This guest post is provided courtesy of my husband Peter, a social studies/math teacher at a charter high school in Central California. He is in his 18th year of teaching in both public and private schools in Texas, Arizona, and California; he is also in his third official year of homeschooling. He is a lifelong Catholic, and a talented mineral collector and family historian/genealogist.

This is an interesting piece on divisions within American Catholicism  got me thinking about posting a Thursday afternoon diatribe on Catholicism and the strange similarity of two of the supposedly-opposite “poles” within it.

On the one hand, there are a growing number of Catholics who, frustrated with lukewarmness, heresy, or heteropraxis, have adopted the view that the Church hierarchy is essentially antagonistic towards Catholics of “real” faith, and that we as Catholics need to essentially retreat into places where we can avoid being “contaminated” by the masses (no pun intended – OK, perhaps partially so!) of not-so-well-formed American Catholics and the majority of clergy. Many of them will point to Vatican II as the bogeyman, without even really understanding what the Second Vatican Council was really about since they cannot get past their judgment-by-association mentality. Some of them end up in outright schism, but even those who stay within the Church are sometimes way too quick to slam “the bishops” (as if they all think and act alike, in unison, except for the few who are popular among people of this view) for not acting exactly as they would like to see. Some popular “traditionalist” bloggers, it seems to me, are doing incredible damage among the faithful by essentially teaching readers that it is perfectly normal and reasonable to regard Church leaders with a presumptive suspicion unless and until such leaders prove themselves worthy of our trust. They emphasize the importance of faith, but at the expense of both hope and charity. And their failure to exemplify hope or charity weakens their claim to be representing Christ to begin with. It is essentially the perspective of the Pharisees, who tried to reduce faith to nothing but orthodoxy and orthopraxis without the humility or charity that gives those things life.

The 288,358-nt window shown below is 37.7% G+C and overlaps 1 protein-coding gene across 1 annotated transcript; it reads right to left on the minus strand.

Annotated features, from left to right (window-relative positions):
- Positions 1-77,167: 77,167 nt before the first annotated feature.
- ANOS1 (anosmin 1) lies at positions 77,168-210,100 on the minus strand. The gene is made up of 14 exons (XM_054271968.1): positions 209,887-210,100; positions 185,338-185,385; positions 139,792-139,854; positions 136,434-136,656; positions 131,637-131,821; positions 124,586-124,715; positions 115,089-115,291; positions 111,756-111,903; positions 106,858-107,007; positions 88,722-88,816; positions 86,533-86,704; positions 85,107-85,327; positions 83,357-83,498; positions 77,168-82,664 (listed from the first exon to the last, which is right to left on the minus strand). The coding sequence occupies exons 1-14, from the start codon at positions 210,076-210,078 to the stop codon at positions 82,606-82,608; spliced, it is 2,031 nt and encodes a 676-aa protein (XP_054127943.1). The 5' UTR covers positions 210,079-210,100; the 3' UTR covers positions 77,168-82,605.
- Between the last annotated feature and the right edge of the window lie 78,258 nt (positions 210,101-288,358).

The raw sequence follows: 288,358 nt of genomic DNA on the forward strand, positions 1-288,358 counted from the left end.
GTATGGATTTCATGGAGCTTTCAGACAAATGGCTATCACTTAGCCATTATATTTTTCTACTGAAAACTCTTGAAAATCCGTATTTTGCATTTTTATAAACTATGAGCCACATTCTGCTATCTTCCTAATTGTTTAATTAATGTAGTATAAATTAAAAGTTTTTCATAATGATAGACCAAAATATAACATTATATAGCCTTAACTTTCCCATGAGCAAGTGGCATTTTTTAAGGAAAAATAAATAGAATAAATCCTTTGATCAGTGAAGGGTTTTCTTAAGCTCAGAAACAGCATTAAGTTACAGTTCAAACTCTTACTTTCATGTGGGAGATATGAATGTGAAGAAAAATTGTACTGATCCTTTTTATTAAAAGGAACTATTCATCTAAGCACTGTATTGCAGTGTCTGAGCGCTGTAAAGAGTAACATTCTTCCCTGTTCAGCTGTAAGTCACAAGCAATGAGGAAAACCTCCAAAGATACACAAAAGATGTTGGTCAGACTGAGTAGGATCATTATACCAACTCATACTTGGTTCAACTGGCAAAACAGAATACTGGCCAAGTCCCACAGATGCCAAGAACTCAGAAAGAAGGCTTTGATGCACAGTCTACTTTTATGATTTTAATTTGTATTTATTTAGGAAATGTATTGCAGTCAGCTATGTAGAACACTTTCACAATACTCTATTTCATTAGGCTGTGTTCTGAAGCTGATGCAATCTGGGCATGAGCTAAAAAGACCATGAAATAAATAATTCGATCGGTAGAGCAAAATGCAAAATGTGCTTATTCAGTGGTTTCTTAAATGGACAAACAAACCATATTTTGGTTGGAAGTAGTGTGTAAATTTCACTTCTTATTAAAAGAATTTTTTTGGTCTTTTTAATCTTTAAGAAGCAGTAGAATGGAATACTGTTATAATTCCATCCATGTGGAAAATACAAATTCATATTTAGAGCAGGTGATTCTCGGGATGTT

Of course, on the other “side”, there are those who believe that they are doing their duty as Christians by promoting and upholding charity – on the material level, mainly – even at the expense of faith. I saw quite a bit of this when I taught at Brophy: a strange way of looking at faith (in the Catholic sense) as being, at best, irrelevant to charity or, at worst, somehow an obstacle to it. I never really understood how someone could point to Christ’s exhortations towards material charity in the Gospels as being of utmost importance while at the same time virtually ignoring most of the rest of what Christ taught – teachings that are the basis of Catholic doctrine and sacraments. What I indeed saw in great measure was not simply indifference to Catholic faith, but outright bitterness and derision towards it, even among some whose job was to teach Catholic theology to teenagers! Liberation Theology, to me, is motivated fundamentally by anger: anger which has some righteous roots to it, but is not given proper boundaries and hence turns into anger towards much in Catholic faith that is not to be held responsible for the actual sufferings that motivate righteous anger in the first place.

While many in each of these two “wings” of American Catholicism see the other side as a mortal adversary, they actually have a great deal in common. In both cases, they have lost the essential balance among faith, hope, and charity by dramatically downplaying or obscuring at least one out of the three. In both cases, they have come to regard the Magisterium and much of the Catholic hierarchy as the “opposition” and, perhaps, not even “really” Catholic. And, in both cases, they look for people who do actually inspire them to be their “real” spiritual leaders, with an authority beyond question. So, we end up with Hans Kung, Fr. John Corapi, Fr. Pedro Arrupe, and Michael Voris being regarded as illuminated individuals with a standing beyond that of St. Teresa of Avila. And when anything emerges to cast doubt upon the personal integrity, wisdom, or true Catholic faithfulness of any of these celebrities, some of their followers, having lost faith in those from whom they really should be seeking inspiration and guidance, hold on to the ship that is sinking or drift away from the faith entirely . . .